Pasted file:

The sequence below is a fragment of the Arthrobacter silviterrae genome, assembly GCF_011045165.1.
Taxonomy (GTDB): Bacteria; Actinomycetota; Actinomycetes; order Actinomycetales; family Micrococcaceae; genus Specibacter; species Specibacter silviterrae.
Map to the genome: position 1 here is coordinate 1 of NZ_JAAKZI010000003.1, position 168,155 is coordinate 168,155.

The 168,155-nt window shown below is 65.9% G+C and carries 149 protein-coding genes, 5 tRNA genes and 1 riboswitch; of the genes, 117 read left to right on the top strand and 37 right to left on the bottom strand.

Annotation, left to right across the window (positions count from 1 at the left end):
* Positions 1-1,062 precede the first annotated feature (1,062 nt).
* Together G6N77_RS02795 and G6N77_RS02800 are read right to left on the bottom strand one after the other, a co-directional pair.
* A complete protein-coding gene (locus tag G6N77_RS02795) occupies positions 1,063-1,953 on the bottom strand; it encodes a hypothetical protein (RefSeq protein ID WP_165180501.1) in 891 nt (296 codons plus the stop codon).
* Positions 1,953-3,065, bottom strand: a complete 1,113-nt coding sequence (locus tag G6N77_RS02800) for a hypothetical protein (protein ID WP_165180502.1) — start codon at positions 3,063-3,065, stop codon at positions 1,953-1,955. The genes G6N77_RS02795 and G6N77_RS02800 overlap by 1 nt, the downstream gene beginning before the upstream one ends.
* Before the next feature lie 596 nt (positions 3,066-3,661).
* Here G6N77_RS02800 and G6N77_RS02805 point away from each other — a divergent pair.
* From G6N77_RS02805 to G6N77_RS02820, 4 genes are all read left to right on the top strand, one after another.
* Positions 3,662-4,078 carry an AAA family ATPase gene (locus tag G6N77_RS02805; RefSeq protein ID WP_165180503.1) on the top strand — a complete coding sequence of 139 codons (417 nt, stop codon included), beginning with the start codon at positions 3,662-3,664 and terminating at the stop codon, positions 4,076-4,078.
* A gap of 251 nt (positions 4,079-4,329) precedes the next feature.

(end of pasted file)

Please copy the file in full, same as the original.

The sequence below is a fragment of the Arthrobacter silviterrae genome, assembly GCF_011045165.1.
Taxonomy (GTDB): Bacteria; Actinomycetota; Actinomycetes; order Actinomycetales; family Micrococcaceae; genus Specibacter; species Specibacter silviterrae.
Map to the genome: position 1 here is coordinate 1 of NZ_JAAKZI010000003.1, position 168,155 is coordinate 168,155.

The 168,155-nt window shown below is 65.9% G+C and carries 149 protein-coding genes, 5 tRNA genes and 1 riboswitch; of the genes, 117 read left to right on the top strand and 37 right to left on the bottom strand.

Annotation, left to right across the window (positions count from 1 at the left end):
* Positions 1-1,062 precede the first annotated feature (1,062 nt).
* Together G6N77_RS02795 and G6N77_RS02800 are read right to left on the bottom strand one after the other, a co-directional pair.
* A complete protein-coding gene (locus tag G6N77_RS02795) occupies positions 1,063-1,953 on the bottom strand; it encodes a hypothetical protein (RefSeq protein ID WP_165180501.1) in 891 nt (296 codons plus the stop codon).
* Positions 1,953-3,065, bottom strand: a complete 1,113-nt coding sequence (locus tag G6N77_RS02800) for a hypothetical protein (protein ID WP_165180502.1) — start codon at positions 3,063-3,065, stop codon at positions 1,953-1,955. The genes G6N77_RS02795 and G6N77_RS02800 overlap by 1 nt, the downstream gene beginning before the upstream one ends.
* Before the next feature lie 596 nt (positions 3,066-3,661).
* Here G6N77_RS02800 and G6N77_RS02805 point away from each other — a divergent pair.
* From G6N77_RS02805 to G6N77_RS02820, 4 genes are all read left to right on the top strand, one after another.
* Positions 3,662-4,078 carry an AAA family ATPase gene (locus tag G6N77_RS02805; RefSeq protein ID WP_165180503.1) on the top strand — a complete coding sequence of 139 codons (417 nt, stop codon included), beginning with the start codon at positions 3,662-3,664 and terminating at the stop codon, positions 4,076-4,078.
* A gap of 251 nt (positions 4,079-4,329) precedes the next feature.